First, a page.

"I Have A Dream" speech, Afrocentricity, Black Culture, Black History, Blackness, Books, Carter G. Woodson, Department of HIstory, Elaine, Graduate School, Higher Education, Joe White, K-12 Education, Malcolm X, March on Washington, Multicultural Education, Pitt, Readings, Self-Discovery, Toni Morrison, W. E. B. Du Bois, Western Psych, Western Psychiatric Institute & Clinic
For me, August 28 this week was significant for any number of reasons. It wasn’t just that it was fifty years to the exact day and date that the March on Washington occurred and MLK gave his “I Have A Dream” speech. Or that is was fifty-eight years to the date that White supremacists lynched Emmett Till for allegedly whistling at some flat-butt White girl. This past Wednesday was also twenty-two years to the day and date that I began my first day of graduate school as a master’s student in the University of Pittsburgh’s Department of History.
Of course, I didn’t discuss this earlier this week (it would’ve been incredibly arrogant on my part to bring this up three days ago). My big steps for myself were infinitesimal when in measured comparison to the beginning of the two-year height of the official Civil Rights Movement. But even on an afternoon in which I attended my first course and meeting about teaching/advising assignments for the semester, it did feel like a bit of a triumph. Especially when considering what I had to do that spring and summer to get into the program with funding in the first place.
I didn’t learn that much that day. Except the low contempt Joe White and some of the other professors held toward pedagogy and teaching. “You already know more than your students,” White said as advice to us who’d be TAs that semester. I was lucky to not be among them for my first year. I was a GSA assisting in the advising of history majors, some of whom were my fellow undergrads just a few months before. But even then, I thought two minutes’ worth of advice on viewing students as empty vessels was insufficient training for learning how to lecture and facilitate conversations with upwards of 100 students spread out over several discussion sections each week.
I had other things on my mind at that moment, though, including the relief that I’d survived a summer making $5.20 per hour as a full-time employee with a Western Psychiatric Institute & Clinic project in which the project investigators were far more psychotic than the patients. Aside from that, I thought about how the previous four months had served as my preparation for the White world of grad school.
I’d done a lot of reading that late spring and summer, spurned on by boredom, disappointment in my weirdly evolving friendship with Elaine, and a sense that I needed to read to fortify myself against the neo-Marxists in my eventual field. So I read. I started off with Alex Haley’s The Autobiography of Malcolm X (1965), believe it or not, the first time I’d ever read it. Like so many before me, it made my views of the man less black and white than it had been before. I then picked up W. E. B. Du Bois’ Souls of Black Folk (1903), the first time I’d read that book since I wrote a book report on it for Mrs. O’Daniel’s class in fifth grade. Unsurprisingly, I got much more out of it in May ’91 than I did in May ’80.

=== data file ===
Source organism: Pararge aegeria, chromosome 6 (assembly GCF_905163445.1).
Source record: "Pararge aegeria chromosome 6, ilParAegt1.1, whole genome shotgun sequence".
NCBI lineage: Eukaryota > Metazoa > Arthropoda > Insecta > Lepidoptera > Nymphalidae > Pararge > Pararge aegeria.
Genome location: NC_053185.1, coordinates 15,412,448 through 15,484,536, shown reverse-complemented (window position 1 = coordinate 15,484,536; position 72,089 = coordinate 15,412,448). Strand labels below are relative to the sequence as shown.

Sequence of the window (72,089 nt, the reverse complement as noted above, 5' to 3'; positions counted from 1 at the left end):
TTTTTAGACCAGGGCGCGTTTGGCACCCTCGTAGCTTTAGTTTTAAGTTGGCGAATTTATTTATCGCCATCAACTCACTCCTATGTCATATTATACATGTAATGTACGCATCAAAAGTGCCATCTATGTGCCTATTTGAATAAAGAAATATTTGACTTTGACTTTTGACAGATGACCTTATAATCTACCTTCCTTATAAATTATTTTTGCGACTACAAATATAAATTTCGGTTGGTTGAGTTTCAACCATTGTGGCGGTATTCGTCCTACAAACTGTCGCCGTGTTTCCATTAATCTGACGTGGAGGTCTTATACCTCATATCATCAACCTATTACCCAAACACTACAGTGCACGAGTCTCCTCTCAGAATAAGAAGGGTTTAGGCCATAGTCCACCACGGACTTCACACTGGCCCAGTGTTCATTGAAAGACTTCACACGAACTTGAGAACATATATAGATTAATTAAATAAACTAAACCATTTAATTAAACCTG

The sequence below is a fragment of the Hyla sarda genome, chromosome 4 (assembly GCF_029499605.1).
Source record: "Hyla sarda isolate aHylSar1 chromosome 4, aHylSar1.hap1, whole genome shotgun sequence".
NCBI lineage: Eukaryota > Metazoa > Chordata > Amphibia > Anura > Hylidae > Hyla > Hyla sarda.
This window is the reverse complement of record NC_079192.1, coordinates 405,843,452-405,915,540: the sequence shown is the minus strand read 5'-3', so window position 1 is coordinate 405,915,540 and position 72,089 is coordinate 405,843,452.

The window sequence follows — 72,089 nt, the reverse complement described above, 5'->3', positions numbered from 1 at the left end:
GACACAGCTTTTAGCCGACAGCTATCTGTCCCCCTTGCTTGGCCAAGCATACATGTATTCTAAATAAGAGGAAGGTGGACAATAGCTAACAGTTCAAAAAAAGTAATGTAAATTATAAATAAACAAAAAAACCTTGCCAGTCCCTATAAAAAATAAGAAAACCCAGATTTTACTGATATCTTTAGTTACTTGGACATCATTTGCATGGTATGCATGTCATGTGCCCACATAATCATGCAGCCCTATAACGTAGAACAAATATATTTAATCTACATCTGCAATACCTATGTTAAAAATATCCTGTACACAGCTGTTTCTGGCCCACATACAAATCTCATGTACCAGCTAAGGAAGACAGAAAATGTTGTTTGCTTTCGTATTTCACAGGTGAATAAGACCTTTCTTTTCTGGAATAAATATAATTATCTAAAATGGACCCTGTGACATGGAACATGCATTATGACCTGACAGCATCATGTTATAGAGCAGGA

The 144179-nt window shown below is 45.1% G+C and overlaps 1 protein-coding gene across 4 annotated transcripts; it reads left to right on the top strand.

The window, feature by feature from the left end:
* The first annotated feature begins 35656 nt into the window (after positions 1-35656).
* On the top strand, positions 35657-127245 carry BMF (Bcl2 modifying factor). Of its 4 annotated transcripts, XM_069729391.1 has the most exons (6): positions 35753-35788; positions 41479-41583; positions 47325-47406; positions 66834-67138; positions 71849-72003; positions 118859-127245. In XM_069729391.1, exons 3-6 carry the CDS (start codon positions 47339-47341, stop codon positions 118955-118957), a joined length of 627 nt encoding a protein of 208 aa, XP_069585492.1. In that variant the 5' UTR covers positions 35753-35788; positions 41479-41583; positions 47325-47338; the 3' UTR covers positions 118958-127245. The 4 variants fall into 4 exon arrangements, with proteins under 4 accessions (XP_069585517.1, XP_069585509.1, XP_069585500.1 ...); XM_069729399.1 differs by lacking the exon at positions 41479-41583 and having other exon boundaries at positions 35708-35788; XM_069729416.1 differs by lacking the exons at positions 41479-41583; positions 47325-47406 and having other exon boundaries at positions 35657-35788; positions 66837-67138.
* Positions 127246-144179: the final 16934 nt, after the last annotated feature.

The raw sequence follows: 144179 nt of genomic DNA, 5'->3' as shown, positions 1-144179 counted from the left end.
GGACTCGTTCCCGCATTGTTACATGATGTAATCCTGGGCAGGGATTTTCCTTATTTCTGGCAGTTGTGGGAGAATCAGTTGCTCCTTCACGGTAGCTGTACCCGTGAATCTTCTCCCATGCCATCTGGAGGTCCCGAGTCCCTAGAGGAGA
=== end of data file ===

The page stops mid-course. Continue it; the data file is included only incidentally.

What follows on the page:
I didn’t stop there, as my reading took me on three different tracks in June, July and August. One was the “I didn’t get to read this before” track, as I read Toni Morrison’s Tar Baby, Song of Solomon and Beloved (didn’t understand it then, and still don’t get the big deal about it now). Along with Alice Walker’s The Color Purple, Maya Angelou’s I Know Why The Caged Bird Sings (1969), bell hooks and several others on Black Women’s literature. Then, I decided to go back and reread some James Baldwin and Richard Wright that I’d first read for high school, and added Ralph Ellison’s Invisible Man (1952) to the mix. On the non-literature track, I ended up reading Franz Fanon, Du Bois’ Black Reconstruction (1935) — at least, I put a significant dent in it — Derrick Bell’s And We Are Not Saved (1987), and other writings on Black history and culture (broadly speaking).
But the third track would end up taking me on a path toward my dissertation topic and my first book, Fear of a “Black” America (2004). It started with articles on multicultural education that took me to James Banks’ theoretic constructions of what multicultural education ought to have been, but wasn’t. I also found myself reading books like Jonathan Kozol’s Savage Inequalities (1991), Molefi Asante’s The Afrocentric Idea (1987), Dinesh D’Souza’s Illiberal Education (completely indecipherable in a circular firing squad of a thesis kind of way) and Carter G. Woodson’s The Mis-education of the Negro (1933). I was reading anything that could inform my thinking about K-12 and higher education and how it played the role as both equalizer and oppressor for so many Black folks over the years.
It was easily the most reading I’d done on my own since the year before I’d gone into seventh grade, middle school and the Humanities Program. I wanted to read all I wanted to read before spending the next few years drowning my brain in hundreds of books and articles that I’d absolutely need to read as a historian. In the process, I may’ve radicalized myself a bit for the otherwise hum-drum experience of reading mind-numbing accounts of history in which the authors didn’t seem to see their own sense of high-brow White maleness.
And with all of it, I surprised myself. I realized once again that my Black classmates and 616 neighbors were wrong about me not being Black enough. Their “Black” wasn’t my “Black,” of course. But all those books confirmed for me that there were many ways to be Black that folks who didn’t read could barely understand.